We Take a Closer look at the SIG Sauer MCX Rattler PSB

   09.04.18

The Sig Sauer MCX is a rifle that has been in development for a long time.  While it was officially released to the general public in 2015, SIG had been developing the weapon for many years before then.

The MCX is actually a rather unique firearm, because it essentially merges certain components of the AR platform with the gas system of SIG’s own MPX.  In fact, with the proper adapter, it’s even possible to use the MCX upper with an AR lower.

Why was the MCX designed?  The short answer was for America’s special forces.  The aim was to create a lightweight rifle that could fire rifle ammunition as quietly as a submachine gun such as the HK MP5, while also being more modular than any other kind of semi-auto/automatic rifle ever designed.

In case, you haven’t noticed, SIG has definitely been getting into modularity in the last few years.  The P320, for example, is a mostly modular pistol and that one of the primary reasons the United States military chose it as their next service pistol to replace the Beretta M9.

SIG wisely designed the MCX to make it as comfortable and convenient as possible for shooters of the AR-15.  In other words, the two rifles handle and fire extremely similarly so that transitioning between the two platforms is rather simple.

But while the main MCX model is a full length rifle like an AR-15 or AK-47, one unique model of it that deserves special attention is the MCX Rattler PSB.  This is a much smaller and more compact version of the MCX that is designed primarily for personal defense.


The MCX Rattler has a barrel length of five and a half inches with a PDW upper.  This translates to an overall length of just sixteen inches when the stock is folded.  A good comparison, in terms of size, would not be to assault-type rifles but rather to submachine guns.  The MCX Rattler is only a few inches longer than the extremely compact HK MP5K submachine gun, for example.

In SIG Sauer’s own words, they designed the Rattler to be “as discreet as possible while retaining all of the capabilities of the MCX.”

The MCX Rattler also features an M-Lock hand guard, flash hider, an aluminum folding stock, and the ability to easily attach a suppressor.  It’s also currently only chambered for the .300 Blackout round, per the PDW specifications put forth by the United States military that SIG designed the weapon from.

Sig Sauer MCX 1
5.5″ Barrel with PDW upper

Currently, the Rattler is available in two basic configurations: the PSB model and the SBR model.  The difference between these two is that the PSB has a three position pistol brace while the SBR has a folding stock.  The SBR version is only legal for civilian use with a tax stamp from the ATF; however, the PSB version can by owned legally be civilians without the tax stamp thanks to the pistol brace feature.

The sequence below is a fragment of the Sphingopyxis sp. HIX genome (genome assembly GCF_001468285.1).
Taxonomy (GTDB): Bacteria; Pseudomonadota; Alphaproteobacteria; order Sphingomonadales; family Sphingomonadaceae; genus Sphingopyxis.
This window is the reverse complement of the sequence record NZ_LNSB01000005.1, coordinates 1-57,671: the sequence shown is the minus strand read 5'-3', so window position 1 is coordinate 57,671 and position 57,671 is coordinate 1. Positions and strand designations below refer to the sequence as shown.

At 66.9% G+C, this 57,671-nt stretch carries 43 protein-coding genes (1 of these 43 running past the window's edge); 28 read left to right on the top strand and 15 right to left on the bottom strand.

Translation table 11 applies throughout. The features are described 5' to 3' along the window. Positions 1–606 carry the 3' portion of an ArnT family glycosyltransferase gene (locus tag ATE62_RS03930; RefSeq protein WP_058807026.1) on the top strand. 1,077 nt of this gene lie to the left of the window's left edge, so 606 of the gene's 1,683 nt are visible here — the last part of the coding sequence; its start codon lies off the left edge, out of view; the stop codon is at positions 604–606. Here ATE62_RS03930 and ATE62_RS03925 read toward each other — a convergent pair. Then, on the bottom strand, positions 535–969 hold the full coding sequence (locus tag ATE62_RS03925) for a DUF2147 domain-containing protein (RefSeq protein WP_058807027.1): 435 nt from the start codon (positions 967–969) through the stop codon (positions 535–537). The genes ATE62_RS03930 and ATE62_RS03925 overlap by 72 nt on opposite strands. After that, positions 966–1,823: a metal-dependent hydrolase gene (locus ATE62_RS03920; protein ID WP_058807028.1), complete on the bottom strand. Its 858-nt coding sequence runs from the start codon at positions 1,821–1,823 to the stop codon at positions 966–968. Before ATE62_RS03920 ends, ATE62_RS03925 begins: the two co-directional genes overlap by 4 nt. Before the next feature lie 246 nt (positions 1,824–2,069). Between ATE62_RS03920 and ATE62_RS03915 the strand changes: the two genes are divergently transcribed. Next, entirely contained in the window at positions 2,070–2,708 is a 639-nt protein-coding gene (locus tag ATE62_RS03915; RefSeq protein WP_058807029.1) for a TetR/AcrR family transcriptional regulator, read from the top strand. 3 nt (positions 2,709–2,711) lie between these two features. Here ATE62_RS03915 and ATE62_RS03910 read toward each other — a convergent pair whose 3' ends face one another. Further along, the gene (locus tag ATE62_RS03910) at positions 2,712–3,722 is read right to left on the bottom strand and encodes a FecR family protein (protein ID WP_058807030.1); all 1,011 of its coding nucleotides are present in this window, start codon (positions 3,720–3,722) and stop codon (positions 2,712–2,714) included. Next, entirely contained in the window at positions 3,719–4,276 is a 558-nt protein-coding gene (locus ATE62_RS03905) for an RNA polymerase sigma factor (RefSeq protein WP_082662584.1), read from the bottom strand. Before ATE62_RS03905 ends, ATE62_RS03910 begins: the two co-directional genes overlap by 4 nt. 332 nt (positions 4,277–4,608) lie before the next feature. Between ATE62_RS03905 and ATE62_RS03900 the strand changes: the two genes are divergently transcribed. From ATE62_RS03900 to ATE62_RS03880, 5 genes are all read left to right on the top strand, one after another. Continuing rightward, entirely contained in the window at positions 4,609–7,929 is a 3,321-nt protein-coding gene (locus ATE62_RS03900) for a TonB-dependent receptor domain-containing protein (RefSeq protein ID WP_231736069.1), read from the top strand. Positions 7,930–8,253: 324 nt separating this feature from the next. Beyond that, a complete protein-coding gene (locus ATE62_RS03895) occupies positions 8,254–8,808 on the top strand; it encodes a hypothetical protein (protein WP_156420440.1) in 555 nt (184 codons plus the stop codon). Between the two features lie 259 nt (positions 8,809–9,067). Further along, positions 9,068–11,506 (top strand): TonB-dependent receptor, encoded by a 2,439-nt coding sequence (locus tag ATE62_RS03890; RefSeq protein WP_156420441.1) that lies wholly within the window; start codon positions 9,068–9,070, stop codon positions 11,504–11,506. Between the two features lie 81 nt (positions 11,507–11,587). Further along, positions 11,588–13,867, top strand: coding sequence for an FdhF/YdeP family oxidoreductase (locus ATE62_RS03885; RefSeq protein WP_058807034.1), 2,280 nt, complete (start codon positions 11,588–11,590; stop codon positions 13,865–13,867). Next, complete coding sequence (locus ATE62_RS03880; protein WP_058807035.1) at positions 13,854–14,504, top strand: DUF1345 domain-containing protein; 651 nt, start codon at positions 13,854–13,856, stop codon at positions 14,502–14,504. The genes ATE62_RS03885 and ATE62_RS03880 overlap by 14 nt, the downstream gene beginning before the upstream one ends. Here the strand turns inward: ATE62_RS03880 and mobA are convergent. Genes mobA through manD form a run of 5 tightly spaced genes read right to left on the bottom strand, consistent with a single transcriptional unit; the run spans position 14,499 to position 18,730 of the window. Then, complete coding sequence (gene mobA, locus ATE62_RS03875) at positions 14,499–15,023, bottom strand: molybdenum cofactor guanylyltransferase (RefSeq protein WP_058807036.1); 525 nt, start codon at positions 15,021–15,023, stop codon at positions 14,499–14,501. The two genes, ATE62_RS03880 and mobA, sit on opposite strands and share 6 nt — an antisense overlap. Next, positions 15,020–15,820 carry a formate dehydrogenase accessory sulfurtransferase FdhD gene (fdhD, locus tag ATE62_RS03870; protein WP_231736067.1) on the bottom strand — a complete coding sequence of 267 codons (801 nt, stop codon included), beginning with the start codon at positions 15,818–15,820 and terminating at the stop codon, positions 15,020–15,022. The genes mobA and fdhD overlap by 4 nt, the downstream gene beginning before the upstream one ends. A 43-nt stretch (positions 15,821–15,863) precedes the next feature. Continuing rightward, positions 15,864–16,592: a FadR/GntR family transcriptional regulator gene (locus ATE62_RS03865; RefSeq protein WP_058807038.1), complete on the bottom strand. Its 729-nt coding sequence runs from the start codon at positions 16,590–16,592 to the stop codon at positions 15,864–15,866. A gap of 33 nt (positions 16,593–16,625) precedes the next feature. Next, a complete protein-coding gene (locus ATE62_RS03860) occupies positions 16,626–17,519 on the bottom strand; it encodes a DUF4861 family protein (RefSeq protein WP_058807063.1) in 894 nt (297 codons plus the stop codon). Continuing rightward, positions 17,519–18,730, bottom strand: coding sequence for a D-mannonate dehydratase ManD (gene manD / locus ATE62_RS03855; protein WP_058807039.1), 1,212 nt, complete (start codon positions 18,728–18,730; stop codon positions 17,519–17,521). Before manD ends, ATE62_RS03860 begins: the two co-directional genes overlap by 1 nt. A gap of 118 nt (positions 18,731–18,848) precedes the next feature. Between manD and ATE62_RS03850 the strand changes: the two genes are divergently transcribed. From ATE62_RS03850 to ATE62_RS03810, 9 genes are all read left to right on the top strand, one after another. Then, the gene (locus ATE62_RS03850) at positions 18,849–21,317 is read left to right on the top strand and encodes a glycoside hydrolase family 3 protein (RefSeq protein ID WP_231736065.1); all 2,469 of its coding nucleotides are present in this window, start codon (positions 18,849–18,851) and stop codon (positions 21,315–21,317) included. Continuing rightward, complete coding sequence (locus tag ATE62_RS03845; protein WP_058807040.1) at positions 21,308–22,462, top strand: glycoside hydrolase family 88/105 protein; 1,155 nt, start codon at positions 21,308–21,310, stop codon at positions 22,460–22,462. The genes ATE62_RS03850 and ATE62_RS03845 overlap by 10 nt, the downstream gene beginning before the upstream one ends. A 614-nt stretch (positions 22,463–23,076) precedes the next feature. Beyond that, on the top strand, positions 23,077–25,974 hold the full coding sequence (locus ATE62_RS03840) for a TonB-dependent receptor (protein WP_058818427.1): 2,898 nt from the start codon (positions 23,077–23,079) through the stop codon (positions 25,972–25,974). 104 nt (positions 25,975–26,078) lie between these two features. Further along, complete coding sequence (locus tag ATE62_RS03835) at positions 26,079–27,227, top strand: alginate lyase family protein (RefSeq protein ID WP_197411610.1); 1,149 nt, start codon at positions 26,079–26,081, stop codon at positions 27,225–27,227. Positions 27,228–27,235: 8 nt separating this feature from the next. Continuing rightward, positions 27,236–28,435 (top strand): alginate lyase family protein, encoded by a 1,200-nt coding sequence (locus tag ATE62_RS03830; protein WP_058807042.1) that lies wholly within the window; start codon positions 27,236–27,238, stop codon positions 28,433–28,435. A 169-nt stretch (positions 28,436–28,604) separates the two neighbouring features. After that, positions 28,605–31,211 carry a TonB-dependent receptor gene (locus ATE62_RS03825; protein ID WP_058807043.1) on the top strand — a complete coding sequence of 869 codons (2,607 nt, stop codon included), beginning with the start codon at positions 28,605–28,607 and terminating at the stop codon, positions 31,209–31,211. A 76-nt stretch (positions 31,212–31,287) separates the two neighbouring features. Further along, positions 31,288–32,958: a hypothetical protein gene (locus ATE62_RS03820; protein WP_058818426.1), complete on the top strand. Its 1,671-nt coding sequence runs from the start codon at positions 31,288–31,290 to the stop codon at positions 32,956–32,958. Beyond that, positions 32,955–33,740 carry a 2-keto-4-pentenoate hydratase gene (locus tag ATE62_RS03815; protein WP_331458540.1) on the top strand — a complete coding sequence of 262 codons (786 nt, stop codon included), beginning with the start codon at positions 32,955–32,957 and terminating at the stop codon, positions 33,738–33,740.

The basic purpose of the pistol brace is to extend the length of the weapon to make it legal to own in accordance with current government regulations, while also making the weapon easier to control.

Basically, the brace wraps around your firearm beneath the elbow to help stabilize it when shooting.  It also allows the user to effectively wield the weapon with one hand.

Sig Sauer MCX 2
3 Position Telescoping PSB

As the MCX Rattler is only available in the .300 Blackout caliber, only time will tell for if SIG will one day offer it in the 5.56x45mm NATO caliber as well.  There’s no doubt that many people would highly appreciate SIG to offer the MCX in that caliber, including the MCX Rattler PSB.

So, why would you want to own an MCX Rattler PSB?  After all, it’s a highly expensive weapon at around the $2,500 mark, so how would owning it justify the cost?

The MCX Rattler PSB would be best utilized as a home defense weapon, thanks to its smaller and compact size that allows it to be effectively wielded in tight conditions while also firing a rifle caliber (in this case, the .300 Blackout round).

The advantage here is that you’re getting a more powerful gun than a pistol caliber carbine but in the same package.  You’re also getting the big advantage of having the brace, which makes the firearm much easier to control as well.

Does this mean that the Rattler PSB is the ‘ultimate home defense weapon?’ Not at all, but it is to say that it is definitely one of the most advanced options on the market.

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